• Shamelessly. Distancing yourself from others because you feel all over wrong, because you have doubts is the wrong move. Shame is the all over I am wrong feeling we all get at some point in our lives. Shame isn’t all bad, its like an indicator light on the dash to get you to pay attention. We are made in God’s image but we are fallen so life will mean experiencing shame in various degrees. Jesus came and took care of sin, the primary reason for our shame, so that we could live shamelessly in fellowship with him. By shameless, I mean like children. Kids ask the darnedest questions because they are young and curious. They get answers too. Why? Because they ask the questions! If we are to come to Jesus like children, he wants us to come with those darnedest questions–the ones everyone is dying to ask but because we fear looking foolish, we don’t. That’s when we lose out. When we don’t ask the questions.

Am I saying you should doubt? No. Don’t seek it out. I’m saying if it comes to you, think about how you are doubting. Doubts should prompt us to search for God. He wants to be found.

Kind of like playing hide and seek with a child in some ways. The goal of most of my kids when we used to play hide and seek was to be found. They felt they had lost when I didn’t find them right away and would bark and cough to give away their position.

I suspect God does the same when we search for Him. He wants to be found so don’t stop seeking.

 

Anemic Prayer

I searched the house a few times. I’m the family sleuth, tracing steps, investigating, interrogating and usually successful at finding lost things. When two thorough searches of our apartment failed to unearth our nice camera, I started purposely ignoring the sick feeling in my stomach.

I think they call it denial?

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Finding a picture capturing themes of loss and grace is hard. So, here instead, is a photo taken with the lost camera last year.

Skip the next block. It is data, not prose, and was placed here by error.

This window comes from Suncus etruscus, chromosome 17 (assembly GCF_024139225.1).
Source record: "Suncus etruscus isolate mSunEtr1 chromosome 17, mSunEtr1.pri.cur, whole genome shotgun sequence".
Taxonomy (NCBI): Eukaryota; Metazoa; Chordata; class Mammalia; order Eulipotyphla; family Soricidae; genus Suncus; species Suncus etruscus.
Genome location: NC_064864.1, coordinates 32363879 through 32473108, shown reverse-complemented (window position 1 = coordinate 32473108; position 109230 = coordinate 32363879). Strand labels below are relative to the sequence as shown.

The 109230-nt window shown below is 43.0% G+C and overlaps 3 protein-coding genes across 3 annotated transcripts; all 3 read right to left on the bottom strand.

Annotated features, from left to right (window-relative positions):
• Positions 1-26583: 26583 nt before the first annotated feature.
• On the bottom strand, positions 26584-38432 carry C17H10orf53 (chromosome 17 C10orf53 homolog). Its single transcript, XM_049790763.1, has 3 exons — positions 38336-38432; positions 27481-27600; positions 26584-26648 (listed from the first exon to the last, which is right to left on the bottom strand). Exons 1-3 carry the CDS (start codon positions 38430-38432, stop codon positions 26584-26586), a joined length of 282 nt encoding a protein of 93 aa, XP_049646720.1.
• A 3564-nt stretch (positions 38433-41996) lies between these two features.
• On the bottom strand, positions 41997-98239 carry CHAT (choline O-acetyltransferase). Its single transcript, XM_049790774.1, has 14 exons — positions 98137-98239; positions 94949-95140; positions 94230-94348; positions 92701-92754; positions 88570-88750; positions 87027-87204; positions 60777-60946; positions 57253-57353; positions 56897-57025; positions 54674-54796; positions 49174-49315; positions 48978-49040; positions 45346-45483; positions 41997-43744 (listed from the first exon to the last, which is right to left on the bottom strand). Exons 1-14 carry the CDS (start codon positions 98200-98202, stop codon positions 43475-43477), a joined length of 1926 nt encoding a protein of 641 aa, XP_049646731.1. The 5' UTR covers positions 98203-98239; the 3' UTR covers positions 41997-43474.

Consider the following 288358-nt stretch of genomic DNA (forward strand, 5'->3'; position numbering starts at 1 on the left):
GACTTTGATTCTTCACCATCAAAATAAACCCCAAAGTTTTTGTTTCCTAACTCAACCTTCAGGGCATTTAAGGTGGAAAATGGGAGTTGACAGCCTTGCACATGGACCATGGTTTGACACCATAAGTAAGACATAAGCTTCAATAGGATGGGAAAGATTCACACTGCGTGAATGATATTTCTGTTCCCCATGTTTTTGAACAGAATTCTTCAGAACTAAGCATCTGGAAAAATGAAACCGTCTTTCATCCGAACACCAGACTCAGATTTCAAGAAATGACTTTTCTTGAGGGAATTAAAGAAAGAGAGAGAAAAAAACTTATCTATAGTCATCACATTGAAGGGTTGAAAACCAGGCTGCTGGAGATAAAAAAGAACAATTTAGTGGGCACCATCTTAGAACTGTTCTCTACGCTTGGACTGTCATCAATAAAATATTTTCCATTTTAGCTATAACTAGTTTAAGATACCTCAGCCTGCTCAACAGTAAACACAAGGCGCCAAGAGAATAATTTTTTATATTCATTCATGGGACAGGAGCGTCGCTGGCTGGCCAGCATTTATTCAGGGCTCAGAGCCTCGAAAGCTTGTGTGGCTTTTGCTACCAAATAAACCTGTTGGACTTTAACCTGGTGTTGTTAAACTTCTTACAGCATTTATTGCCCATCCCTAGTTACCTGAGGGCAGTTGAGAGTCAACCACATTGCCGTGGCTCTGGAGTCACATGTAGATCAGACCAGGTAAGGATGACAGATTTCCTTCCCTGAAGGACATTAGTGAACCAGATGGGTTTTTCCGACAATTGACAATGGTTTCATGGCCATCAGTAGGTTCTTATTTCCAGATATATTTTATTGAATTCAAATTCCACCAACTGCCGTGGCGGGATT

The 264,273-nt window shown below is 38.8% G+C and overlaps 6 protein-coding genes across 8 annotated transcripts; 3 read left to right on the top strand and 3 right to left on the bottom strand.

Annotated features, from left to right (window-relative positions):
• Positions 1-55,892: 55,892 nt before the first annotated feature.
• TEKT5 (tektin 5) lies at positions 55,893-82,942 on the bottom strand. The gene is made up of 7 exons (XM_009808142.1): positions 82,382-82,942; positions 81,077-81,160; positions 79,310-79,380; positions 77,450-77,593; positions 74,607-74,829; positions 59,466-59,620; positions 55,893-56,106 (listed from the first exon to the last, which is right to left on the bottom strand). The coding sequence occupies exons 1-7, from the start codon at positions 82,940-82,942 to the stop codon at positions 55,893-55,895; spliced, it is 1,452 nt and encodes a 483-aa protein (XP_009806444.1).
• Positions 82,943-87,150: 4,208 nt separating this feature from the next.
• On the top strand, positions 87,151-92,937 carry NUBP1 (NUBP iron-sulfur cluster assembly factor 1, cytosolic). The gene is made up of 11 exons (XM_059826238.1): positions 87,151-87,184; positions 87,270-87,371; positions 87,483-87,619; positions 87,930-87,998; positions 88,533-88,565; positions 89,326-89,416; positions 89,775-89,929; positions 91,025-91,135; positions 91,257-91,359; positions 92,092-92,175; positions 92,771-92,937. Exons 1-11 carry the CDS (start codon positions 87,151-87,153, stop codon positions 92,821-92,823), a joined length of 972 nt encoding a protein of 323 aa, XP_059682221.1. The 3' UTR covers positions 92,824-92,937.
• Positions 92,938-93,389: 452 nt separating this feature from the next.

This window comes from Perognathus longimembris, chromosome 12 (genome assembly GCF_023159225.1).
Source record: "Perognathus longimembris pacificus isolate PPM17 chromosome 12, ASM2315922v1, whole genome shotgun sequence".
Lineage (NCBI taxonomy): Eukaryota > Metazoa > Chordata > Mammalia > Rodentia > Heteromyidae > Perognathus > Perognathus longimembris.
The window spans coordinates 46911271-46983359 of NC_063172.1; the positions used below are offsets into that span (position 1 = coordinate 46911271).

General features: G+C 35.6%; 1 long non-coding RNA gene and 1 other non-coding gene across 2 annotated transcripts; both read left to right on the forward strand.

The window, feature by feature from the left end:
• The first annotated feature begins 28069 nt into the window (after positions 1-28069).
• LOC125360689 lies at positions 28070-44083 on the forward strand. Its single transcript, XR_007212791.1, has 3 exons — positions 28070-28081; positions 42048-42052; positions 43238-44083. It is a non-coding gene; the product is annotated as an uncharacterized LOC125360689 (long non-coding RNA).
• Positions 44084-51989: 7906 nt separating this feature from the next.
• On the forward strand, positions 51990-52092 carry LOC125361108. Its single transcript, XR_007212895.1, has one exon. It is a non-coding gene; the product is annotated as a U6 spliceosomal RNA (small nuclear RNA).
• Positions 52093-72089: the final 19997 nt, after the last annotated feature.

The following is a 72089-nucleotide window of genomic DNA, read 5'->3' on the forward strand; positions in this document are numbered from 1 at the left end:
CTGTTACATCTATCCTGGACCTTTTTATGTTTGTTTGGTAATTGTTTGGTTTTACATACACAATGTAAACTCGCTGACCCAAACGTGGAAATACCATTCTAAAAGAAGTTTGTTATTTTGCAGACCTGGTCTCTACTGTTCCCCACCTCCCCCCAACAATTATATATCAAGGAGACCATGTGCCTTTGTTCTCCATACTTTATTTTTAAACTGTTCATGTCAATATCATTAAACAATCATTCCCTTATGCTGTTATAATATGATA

For the next couple months, I occasionally thought back to all the hotels and houses we passed through in the last 3 months of our transient life. Five or six places to came to mind. The weariness of moving set in and mustering up the energy to call just never happened. I didn’t want to do anything about it. I expected to unearth it anytime I looked in a closet.

I never did. I let the case go cold but it bugged me to know it was out there somewhere.

Last week, I put my foot down. One last look. A kindergarten program will do that to moms. I prayed one of those passing plea types of prayers as I charged to the closet with purpose.

Please, Lord! If it’s here show me!

I found the strap first and pulled, disbelieving. Out tumbled the camera bag, Hidden in the closet behind my husband’s shirts for the last 2 months.
I sent an all caps text to my husband and parents. I FOUND THE CAMERA!

What gets me is that God honors that type of prayer. I’m amazed because He answered it and it felt like such an anemic prayer.

I get so wrapped up in all the correct, God-honoring ways to pray that I lose the fact that prayer is falling on God. It’s a dependent action to ask for something I can’t achieve myself.

Dependence isn’t my natural posture. I’m not naturally inclined to feel comfortable in a relationship that is pretty much one way-God giving to me.

Just in that revelation I see how much I want the God and me contract to have a place for me to earn some favors.

Grace? No place for that!

It’s refreshing to serve a God that gives grace and honors the desperate prayer.